U.S. To Lift HIV Travel Ban

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U.S. to lift HIV travel ban The Obama administration has announced it will drop HIV from the list of diseases that prevent visitors from entering the country, beginning on Jan. 1, 2010.

The ban was first introduced in 1987 and, among other things, required those who aspired to immigrate to the U.S. to submit to HIV testing.

In announcing the step, President Obama said that "we talk about reducing the stigma of this disease, yet we have treated a visitor living with it as a threat," quoted by the Voice of America.

He also added that it was inconsistent with America’s status as a leader in research on AIDS and its efforts to stem the pandemic to bar people who are HIV-positive from entering the country.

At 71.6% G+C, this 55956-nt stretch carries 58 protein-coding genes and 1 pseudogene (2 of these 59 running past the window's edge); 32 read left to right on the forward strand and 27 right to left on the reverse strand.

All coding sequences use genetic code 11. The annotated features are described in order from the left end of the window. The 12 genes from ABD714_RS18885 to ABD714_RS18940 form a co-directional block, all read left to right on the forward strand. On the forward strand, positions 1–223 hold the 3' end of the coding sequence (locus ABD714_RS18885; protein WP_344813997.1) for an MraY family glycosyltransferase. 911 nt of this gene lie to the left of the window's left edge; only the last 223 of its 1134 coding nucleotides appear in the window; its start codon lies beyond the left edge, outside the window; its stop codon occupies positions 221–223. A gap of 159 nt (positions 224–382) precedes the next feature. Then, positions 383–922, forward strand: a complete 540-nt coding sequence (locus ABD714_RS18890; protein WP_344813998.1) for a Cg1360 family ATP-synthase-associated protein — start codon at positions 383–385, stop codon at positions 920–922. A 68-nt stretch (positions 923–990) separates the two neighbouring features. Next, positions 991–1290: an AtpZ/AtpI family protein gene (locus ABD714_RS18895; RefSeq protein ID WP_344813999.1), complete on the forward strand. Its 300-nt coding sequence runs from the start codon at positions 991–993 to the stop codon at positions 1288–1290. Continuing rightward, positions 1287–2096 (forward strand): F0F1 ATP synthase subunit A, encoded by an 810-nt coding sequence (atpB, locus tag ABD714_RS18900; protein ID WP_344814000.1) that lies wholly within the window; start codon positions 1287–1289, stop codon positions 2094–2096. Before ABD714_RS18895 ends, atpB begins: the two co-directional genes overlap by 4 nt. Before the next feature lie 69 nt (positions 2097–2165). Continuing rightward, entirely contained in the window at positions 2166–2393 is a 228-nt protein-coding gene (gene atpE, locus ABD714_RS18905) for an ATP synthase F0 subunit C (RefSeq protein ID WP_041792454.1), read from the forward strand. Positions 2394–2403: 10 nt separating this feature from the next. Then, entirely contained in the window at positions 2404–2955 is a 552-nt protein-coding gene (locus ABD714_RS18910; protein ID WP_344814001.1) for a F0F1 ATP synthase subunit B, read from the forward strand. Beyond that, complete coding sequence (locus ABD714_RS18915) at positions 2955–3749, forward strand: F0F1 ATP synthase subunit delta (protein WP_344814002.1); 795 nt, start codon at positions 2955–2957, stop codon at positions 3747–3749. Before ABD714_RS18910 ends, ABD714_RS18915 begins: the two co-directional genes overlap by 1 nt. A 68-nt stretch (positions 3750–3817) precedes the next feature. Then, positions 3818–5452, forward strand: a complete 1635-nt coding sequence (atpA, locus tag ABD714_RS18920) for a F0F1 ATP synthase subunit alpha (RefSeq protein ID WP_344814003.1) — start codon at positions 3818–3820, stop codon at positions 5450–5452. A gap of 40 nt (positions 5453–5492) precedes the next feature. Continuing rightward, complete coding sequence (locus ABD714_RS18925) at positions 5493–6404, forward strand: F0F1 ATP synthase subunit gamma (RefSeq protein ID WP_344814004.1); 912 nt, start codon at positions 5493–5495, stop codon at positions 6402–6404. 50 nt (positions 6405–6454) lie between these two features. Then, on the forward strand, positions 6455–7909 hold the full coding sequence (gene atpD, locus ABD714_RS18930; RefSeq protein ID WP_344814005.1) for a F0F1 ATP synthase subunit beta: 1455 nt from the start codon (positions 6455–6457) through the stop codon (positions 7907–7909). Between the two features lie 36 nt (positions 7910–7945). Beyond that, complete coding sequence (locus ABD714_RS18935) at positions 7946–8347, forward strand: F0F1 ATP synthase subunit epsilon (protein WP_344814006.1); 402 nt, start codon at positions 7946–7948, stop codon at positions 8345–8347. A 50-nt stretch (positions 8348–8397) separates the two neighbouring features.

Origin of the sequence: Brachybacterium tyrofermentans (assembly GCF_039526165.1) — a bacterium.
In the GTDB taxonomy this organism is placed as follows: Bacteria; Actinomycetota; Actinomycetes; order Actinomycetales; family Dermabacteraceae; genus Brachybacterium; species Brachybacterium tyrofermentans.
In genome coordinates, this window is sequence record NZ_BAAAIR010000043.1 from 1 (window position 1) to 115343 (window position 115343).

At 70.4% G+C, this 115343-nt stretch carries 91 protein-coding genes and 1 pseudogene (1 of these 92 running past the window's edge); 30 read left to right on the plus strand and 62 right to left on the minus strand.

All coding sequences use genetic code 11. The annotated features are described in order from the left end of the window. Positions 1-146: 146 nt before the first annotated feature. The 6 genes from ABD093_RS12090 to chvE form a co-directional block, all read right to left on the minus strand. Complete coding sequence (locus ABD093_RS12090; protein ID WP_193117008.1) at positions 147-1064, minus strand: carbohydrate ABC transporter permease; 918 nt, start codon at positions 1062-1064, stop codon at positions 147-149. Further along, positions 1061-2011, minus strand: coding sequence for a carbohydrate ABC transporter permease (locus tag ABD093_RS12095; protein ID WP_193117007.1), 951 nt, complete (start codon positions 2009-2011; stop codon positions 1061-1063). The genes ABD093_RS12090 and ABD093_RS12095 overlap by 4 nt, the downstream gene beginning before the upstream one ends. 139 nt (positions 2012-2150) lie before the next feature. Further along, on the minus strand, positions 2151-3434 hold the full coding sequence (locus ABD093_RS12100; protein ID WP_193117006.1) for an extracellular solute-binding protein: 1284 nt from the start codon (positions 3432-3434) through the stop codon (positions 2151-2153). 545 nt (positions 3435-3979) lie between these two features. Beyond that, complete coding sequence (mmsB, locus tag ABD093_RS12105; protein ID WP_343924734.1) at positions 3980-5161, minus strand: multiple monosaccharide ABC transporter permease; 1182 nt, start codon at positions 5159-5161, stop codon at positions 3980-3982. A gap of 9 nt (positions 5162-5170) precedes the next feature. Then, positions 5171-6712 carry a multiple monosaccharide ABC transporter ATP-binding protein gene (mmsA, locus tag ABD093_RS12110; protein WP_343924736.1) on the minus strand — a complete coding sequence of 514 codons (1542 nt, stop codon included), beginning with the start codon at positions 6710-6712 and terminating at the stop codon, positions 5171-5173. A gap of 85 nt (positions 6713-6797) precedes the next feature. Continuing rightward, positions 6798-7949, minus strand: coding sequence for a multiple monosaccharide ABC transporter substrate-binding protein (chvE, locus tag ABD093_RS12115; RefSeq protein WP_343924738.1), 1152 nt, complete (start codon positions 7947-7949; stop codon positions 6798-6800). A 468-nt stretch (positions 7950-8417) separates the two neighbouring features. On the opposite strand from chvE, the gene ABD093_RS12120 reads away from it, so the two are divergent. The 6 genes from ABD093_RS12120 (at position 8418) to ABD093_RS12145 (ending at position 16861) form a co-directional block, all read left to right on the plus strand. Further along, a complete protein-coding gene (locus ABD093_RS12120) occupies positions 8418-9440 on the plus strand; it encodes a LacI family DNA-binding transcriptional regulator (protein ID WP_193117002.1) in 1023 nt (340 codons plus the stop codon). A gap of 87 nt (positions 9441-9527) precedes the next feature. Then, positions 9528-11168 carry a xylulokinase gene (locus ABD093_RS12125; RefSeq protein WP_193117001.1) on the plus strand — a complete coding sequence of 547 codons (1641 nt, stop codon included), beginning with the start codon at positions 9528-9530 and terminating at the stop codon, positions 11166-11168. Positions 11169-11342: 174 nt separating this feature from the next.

The move was praised by interest groups such as The Lesbian & Gay Foundation from the UK whose representative Andrew Gilliver expressed his hope that "by lifting the negative stigma associated with the ban, hopefully this long overdue move will inspire others to fight HIV stigma in a similar way."

The foundation has cited data from the advocacy group Immigration Equality which suggest that 11 other countries ban HIV-positive travelers and immigrants, and they include Armenia, Brunei, Iraq, Libya, Moldova, Oman, Qatar, Russia, Saudi Arabia, South Korea and Sudan.
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